Big Ben's "bong" caused a political ding-dong this week, as Boris Johnson's latest major interview was largely overshadowed by his comment on its chimes.
The ringing is purveyed by some as an symbolic sound apt to mark Britain's EU departure - and the prime minister suggested Brexiteers chip in to cover the apparent £500,000 cost for it to bellow on January 31.
That now-derailed plan emerged as the PM was quizzed in a half-hour long live TV interview, the first such broadcast since his landslide election win. In this, he discussed the situation with Iran, Brexit and the Harry Dunn case also discussed.
Elsewhere, the Labour leadership race shifted forward, with five candidates vying to replace Jeremy Corbyn reaching its next phase - with the consensus on the favourite also becoming more muddled as voting nears.
The Standard looks at key points from the last week...
Big Ben Brexit row
Is hearing the sound of Big Ben chiming in Westminster at 11pm on January 31 worth £500,000? Brexiteers fundraising to mark the occasion seem to think so - with prominent eurosceptics Nigel Farage and Mark Francois leading a rallying cry for the bell to mark the occasion of Britain leaving the EU bloc.
Those in control of the bell's "bong" wrote it off due to the steep cost - which they set at around half a million pounds - but a crowdfunding idea floated by the prime minister piqued the interest of those keen on the sentiment of hearing such a sound on Brexit night.
However, despite the money being raised, representatives of the House of Commons said such a scheme was "unprecedented", with Downing Street seeking to distance itself from the plan.
Mr Johnson, later accused of misleading the public over his "bung a bob" suggestion, later announced that a clock counting down to the moment Britain leaves the European Union on January 31 will be projected onto Downing Street under Government plans to mark the occasion.
But, after a win for the Mr Farage and his Brexit-backing compatriots in securing a celebration in Parliament Square at the end of the month, they seem determined to have their way over the bell too.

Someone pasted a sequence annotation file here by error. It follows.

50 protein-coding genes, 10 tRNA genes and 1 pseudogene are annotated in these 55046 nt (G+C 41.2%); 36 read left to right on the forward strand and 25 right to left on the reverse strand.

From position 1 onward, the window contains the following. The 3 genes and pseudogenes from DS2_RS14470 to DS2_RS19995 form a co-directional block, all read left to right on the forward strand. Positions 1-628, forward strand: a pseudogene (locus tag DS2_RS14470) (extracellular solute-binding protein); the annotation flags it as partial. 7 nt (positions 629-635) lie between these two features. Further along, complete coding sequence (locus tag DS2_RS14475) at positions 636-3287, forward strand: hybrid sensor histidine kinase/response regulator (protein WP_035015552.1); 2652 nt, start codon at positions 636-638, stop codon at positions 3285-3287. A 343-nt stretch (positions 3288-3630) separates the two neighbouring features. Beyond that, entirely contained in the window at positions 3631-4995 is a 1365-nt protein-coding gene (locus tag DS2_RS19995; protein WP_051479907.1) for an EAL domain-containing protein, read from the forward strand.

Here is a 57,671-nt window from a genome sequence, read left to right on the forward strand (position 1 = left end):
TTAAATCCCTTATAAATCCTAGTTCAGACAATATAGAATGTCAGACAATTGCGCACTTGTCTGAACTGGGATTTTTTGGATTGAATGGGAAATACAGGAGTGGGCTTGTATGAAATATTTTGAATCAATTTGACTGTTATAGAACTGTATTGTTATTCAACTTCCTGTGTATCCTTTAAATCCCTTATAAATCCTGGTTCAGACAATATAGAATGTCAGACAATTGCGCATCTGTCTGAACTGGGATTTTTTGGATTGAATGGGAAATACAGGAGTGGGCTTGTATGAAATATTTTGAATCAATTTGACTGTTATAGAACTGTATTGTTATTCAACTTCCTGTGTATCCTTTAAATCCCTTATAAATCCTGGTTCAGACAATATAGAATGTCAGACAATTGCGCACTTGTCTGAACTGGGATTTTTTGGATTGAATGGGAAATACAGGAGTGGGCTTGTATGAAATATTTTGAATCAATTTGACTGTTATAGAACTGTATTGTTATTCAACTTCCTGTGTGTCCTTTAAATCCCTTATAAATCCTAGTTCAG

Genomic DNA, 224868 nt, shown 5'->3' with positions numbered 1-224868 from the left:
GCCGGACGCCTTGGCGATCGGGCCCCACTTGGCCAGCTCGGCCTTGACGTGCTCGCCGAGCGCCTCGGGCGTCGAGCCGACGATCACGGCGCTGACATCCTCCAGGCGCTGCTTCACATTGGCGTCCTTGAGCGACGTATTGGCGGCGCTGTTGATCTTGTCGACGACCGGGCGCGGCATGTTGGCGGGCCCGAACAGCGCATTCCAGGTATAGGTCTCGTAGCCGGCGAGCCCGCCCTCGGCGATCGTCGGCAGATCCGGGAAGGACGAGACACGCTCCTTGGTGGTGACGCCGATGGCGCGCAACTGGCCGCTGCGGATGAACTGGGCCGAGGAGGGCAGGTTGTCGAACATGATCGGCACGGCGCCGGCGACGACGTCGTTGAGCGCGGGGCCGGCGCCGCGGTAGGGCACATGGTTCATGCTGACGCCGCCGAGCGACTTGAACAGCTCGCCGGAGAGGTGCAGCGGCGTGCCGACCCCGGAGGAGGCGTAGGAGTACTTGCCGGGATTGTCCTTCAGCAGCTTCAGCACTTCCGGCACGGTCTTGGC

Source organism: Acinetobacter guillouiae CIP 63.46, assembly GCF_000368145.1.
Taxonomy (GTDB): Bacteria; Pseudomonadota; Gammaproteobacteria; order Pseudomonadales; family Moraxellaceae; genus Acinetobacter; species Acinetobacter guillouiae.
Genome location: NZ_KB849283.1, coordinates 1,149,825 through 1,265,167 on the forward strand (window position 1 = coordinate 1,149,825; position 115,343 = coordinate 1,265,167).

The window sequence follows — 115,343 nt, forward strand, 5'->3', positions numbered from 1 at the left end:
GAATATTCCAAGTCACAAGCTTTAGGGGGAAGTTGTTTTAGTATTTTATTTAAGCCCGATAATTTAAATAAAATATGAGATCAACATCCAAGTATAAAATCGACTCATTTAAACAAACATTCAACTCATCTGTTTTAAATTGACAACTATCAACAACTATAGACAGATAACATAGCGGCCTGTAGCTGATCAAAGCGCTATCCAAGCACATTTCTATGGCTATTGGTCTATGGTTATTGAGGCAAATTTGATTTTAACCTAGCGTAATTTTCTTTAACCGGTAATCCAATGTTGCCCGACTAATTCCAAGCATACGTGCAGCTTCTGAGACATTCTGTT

And they have a solution should they not be able to get their way - blasting out the sound on a set of speakers.
Johnson on Iran, Brexit, the Royals... and 'Vee-gans'
Boris Johnson gave his first major interview following his landslide election victory in December - and it shed light on more than just his thoughts on a 160-year-old bell ringing.
During the half-hour sit down, broadcast live from Downing Street, he also juggled the hot topics of the moment.
- There was no issue in the US having not informed the UK on its operation to kill Iranian general Qasem Soleimani - which many suggested eluded to an erosion of the relationship between Britain and the states.
- A comprehensive post-Brexit trade deal by the end of the year is "epically likely" - despite the EU bloc's suggestions the timescale is too short.
- The chances of the US diplomat linked to the crash death of Harry Dunn returning to the UK is "low" - despite a formal extradition request from the Home Office.
- The Royal family will sort out the issues surrounding Harry and Meghan's decision to step down as senior royals - and don't need his commentary on how they do so.
- Veganism requires too much concentration and though he respects those who follow the diet he branded it a "crime against cheese lovers".
Final five to succeed Corbyn
Sir Keir Starmer. Rebecca Long-Bailey, Jess Phillips, Lisa Nandy and Emily Thornberry all received enough nominations from colleagues to pass the first hurdle.
Sir Keir had long been touted the favourite - though a poll released this week suggested Corbyn-ally Ms Long-Bailey could have the edge. Another poll on Saturday claimed Sir Keir was back out in front.
He has received the backing of Unison, seen as a major coup for his chances, though Ms Long-Bailey has since been backed by grassroots support group Momentum - which was seen as highly influential in garnering support for outgoing leader Jeremy Corbyn.
PM formally rejects Scottish independence referendum
Boris Johnson formally rejected Scottish first minister Nicola Sturgeon’s call for a second referendum this week, having long send he would not consider allowing such a vote to be held.
Ms Sturgeon had asked for Holyrood to be given the power to hold a fresh vote on independence, which has been an aim for her party the SNP.
However, Mr Johnson declined to offer to devolve the powers to allow such a vote - with Ms Sturgeon claiming the "Tories are terrified of Scotland's right to choose".
In a letter to the first minister outlining his decision, Mr Johnson said: “I cannot agree to any request for a transfer of power that would lead to further independence referendums.”
Tom Watson's tale of betrayal
The book, set to come out in autumn, is described as "a story of cold-blooded ambition, hope, friendship... and betrayal".
Mr Watson, who quit his former role over "brutality and hostility" within Labour's ranks, said: "The House will introduce you to the heroes and villains engaged in a struggle for fame, power and revenge."
He didn't mention to what extent he had drawn on real-life experiences in his writing.